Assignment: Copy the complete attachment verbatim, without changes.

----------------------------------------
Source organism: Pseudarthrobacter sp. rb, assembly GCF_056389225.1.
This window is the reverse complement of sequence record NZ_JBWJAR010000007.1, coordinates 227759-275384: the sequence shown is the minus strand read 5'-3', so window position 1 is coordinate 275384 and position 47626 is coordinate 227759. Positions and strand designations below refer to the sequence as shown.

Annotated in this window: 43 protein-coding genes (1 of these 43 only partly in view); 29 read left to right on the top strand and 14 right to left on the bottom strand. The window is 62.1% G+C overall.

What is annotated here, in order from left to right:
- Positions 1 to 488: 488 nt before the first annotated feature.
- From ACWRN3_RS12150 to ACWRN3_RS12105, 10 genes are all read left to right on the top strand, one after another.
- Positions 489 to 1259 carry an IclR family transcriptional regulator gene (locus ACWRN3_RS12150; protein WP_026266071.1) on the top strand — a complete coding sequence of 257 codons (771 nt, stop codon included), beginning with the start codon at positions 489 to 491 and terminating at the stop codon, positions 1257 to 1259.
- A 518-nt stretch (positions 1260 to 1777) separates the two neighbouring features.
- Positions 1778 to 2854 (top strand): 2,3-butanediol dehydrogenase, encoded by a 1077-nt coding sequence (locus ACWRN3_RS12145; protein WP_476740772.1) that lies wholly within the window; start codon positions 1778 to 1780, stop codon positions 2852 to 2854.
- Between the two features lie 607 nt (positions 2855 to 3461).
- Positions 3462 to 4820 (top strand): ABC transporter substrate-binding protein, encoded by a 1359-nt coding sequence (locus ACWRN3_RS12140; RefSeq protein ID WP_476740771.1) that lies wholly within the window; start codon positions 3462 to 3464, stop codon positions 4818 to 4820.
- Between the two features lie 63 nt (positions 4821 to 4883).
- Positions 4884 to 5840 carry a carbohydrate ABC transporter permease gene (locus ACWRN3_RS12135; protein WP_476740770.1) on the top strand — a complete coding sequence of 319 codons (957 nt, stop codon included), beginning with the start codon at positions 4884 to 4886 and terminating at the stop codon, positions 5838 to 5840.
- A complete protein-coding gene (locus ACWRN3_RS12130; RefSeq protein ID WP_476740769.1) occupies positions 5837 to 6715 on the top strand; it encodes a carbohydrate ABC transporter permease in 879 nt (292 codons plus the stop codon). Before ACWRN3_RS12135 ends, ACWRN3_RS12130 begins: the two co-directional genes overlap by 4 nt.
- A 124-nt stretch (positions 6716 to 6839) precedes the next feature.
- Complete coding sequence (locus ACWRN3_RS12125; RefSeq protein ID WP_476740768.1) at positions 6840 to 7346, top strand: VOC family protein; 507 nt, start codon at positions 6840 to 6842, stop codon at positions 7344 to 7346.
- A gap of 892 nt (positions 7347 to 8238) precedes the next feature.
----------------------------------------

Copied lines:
Source organism: Pseudarthrobacter sp. rb, assembly GCF_056389225.1.
This window is the reverse complement of sequence record NZ_JBWJAR010000007.1, coordinates 227759-275384: the sequence shown is the minus strand read 5'-3', so window position 1 is coordinate 275384 and position 47626 is coordinate 227759. Positions and strand designations below refer to the sequence as shown.

Annotated in this window: 43 protein-coding genes (1 of these 43 only partly in view); 29 read left to right on the top strand and 14 right to left on the bottom strand. The window is 62.1% G+C overall.

What is annotated here, in order from left to right:
- Positions 1 to 488: 488 nt before the first annotated feature.
- From ACWRN3_RS12150 to ACWRN3_RS12105, 10 genes are all read left to right on the top strand, one after another.
- Positions 489 to 1259 carry an IclR family transcriptional regulator gene (locus ACWRN3_RS12150; protein WP_026266071.1) on the top strand — a complete coding sequence of 257 codons (771 nt, stop codon included), beginning with the start codon at positions 489 to 491 and terminating at the stop codon, positions 1257 to 1259.
- A 518-nt stretch (positions 1260 to 1777) separates the two neighbouring features.
- Positions 1778 to 2854 (top strand): 2,3-butanediol dehydrogenase, encoded by a 1077-nt coding sequence (locus ACWRN3_RS12145; protein WP_476740772.1) that lies wholly within the window; start codon positions 1778 to 1780, stop codon positions 2852 to 2854.
- Between the two features lie 607 nt (positions 2855 to 3461).
- Positions 3462 to 4820 (top strand): ABC transporter substrate-binding protein, encoded by a 1359-nt coding sequence (locus ACWRN3_RS12140; RefSeq protein ID WP_476740771.1) that lies wholly within the window; start codon positions 3462 to 3464, stop codon positions 4818 to 4820.
- Between the two features lie 63 nt (positions 4821 to 4883).
- Positions 4884 to 5840 carry a carbohydrate ABC transporter permease gene (locus ACWRN3_RS12135; protein WP_476740770.1) on the top strand — a complete coding sequence of 319 codons (957 nt, stop codon included), beginning with the start codon at positions 4884 to 4886 and terminating at the stop codon, positions 5838 to 5840.
- A complete protein-coding gene (locus ACWRN3_RS12130; RefSeq protein ID WP_476740769.1) occupies positions 5837 to 6715 on the top strand; it encodes a carbohydrate ABC transporter permease in 879 nt (292 codons plus the stop codon). Before ACWRN3_RS12135 ends, ACWRN3_RS12130 begins: the two co-directional genes overlap by 4 nt.
- A 124-nt stretch (positions 6716 to 6839) precedes the next feature.
- Complete coding sequence (locus ACWRN3_RS12125; RefSeq protein ID WP_476740768.1) at positions 6840 to 7346, top strand: VOC family protein; 507 nt, start codon at positions 6840 to 6842, stop codon at positions 7344 to 7346.
- A gap of 892 nt (positions 7347 to 8238) precedes the next feature.